Describe baroreceptors and their role in the control of blood pressure.
This is a core topic and a detailed knowledge was expected. Baroreceptors are stretch receptors
located in the walls of the heart and blood vessels and are important in the short term control of
blood pressure. Those in the carotid sinus and aortic arch monitor the arterial circulation. Others,
the cardiopulmonary baroreceptors, are located in the walls of the right and left atria, the
pulmonary veins and the pulmonary circulation. They are all stimulated by distention and
discharge at an increased rate when the pressure in these structures rises. Better answers
provided some detail on the innervation for these receptors. It was expected candidates would
describe that increased baroreceptor discharge inhibits the tonic discharge of sympathetic
nerves and excites the vagal innervation of the heart. This results in vasodilation, venodilation, a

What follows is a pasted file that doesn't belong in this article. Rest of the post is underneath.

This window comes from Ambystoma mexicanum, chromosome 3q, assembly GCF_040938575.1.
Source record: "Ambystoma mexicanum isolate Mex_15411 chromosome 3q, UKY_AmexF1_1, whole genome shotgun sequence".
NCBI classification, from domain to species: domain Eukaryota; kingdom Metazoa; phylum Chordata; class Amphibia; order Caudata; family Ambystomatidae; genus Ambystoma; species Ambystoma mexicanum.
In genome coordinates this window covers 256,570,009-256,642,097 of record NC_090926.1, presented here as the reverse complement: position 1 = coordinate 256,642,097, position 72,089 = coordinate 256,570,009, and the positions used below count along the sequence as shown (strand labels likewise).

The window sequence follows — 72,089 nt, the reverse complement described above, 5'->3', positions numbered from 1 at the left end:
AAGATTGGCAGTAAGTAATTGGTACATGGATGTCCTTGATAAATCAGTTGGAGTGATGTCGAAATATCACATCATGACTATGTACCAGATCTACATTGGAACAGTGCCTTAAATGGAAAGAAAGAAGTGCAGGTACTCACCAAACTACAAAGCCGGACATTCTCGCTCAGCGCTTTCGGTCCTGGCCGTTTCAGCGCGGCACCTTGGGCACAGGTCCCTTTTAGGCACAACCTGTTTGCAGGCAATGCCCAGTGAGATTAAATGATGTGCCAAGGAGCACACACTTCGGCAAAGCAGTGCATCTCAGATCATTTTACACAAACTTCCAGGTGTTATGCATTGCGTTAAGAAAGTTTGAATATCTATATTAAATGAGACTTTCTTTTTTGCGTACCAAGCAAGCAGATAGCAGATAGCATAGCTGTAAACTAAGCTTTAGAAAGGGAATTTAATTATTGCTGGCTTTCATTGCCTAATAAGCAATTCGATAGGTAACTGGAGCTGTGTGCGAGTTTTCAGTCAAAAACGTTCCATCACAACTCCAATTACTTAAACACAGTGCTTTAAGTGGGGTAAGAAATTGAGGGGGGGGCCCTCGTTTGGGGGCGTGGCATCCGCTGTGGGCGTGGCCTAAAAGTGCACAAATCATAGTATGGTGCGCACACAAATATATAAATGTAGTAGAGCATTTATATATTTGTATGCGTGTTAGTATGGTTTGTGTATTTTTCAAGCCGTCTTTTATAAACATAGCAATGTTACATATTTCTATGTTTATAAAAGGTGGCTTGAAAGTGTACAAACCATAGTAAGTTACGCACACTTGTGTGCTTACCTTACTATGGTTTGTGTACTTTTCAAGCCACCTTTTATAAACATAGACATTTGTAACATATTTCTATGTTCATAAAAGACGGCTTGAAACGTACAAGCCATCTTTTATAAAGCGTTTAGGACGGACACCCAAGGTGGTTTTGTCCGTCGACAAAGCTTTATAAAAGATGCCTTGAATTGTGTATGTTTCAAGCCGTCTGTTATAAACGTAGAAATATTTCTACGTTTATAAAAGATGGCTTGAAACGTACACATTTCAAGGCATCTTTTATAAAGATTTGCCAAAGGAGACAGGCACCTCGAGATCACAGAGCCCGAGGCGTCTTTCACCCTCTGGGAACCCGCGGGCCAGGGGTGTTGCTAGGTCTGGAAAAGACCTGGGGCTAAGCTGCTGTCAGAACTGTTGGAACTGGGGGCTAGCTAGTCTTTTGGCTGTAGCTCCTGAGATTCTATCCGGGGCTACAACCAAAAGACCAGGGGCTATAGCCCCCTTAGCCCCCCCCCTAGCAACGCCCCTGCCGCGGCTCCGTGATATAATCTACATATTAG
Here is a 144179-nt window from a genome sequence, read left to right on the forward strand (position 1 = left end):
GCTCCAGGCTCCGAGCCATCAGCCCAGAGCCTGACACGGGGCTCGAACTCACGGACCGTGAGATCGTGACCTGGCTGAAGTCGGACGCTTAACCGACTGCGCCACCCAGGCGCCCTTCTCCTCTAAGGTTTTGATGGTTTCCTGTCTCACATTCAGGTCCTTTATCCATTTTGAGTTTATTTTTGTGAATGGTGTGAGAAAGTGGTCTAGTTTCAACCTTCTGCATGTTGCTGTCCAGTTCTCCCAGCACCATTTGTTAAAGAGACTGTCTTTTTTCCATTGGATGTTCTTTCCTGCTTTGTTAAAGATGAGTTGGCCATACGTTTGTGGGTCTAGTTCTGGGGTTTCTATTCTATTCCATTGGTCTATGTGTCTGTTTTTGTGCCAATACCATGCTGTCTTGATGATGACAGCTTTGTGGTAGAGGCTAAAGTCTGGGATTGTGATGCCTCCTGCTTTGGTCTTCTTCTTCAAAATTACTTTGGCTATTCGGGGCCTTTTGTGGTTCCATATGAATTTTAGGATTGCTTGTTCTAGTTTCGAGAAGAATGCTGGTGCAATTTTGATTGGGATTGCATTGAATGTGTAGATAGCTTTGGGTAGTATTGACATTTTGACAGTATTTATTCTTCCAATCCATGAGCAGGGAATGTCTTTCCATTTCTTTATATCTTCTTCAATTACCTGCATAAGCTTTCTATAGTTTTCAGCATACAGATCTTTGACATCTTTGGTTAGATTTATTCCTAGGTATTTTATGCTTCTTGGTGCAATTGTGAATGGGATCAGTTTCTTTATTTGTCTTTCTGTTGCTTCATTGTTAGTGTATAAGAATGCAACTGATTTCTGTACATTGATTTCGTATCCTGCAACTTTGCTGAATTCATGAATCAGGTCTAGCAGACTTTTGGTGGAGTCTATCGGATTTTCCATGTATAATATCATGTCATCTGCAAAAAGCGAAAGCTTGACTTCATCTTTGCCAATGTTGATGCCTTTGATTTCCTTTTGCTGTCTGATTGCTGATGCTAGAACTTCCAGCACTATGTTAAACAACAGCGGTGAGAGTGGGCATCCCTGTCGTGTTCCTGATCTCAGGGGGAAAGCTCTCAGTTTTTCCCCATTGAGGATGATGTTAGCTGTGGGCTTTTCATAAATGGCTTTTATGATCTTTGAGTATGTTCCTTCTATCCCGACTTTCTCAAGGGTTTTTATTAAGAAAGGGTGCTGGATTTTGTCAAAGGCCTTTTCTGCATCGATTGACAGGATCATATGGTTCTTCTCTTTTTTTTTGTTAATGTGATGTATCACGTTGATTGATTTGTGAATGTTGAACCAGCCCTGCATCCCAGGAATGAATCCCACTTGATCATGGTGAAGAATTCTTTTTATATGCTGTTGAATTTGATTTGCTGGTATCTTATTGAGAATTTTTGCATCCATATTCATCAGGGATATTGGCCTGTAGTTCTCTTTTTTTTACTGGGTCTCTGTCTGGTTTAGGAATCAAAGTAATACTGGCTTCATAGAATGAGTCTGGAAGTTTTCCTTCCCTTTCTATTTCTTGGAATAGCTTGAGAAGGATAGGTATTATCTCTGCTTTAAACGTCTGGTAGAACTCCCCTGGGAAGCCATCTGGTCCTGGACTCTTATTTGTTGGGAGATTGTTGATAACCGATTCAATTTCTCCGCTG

drop in blood pressure, bradycardia and a decreased cardiac output.
Some candidates had a major misunderstanding around the purpose of "low pressure
baroreceptors" with many believing that these are the ones that respond to lower blood
pressures, while the "high pressure baroreceptors" respond to higher blood pressures
The precise focus of the quetion is somewhat unclear here, as the college clearly mention the atrial stretch receptors (suaully associated with the Bainbridge reflex), but spend most of their time discussing the conventional arterial baroreceptor function. Echoing this confusion, the following suggested answer mentions these "low pressure" receptors once, and never returns to them.
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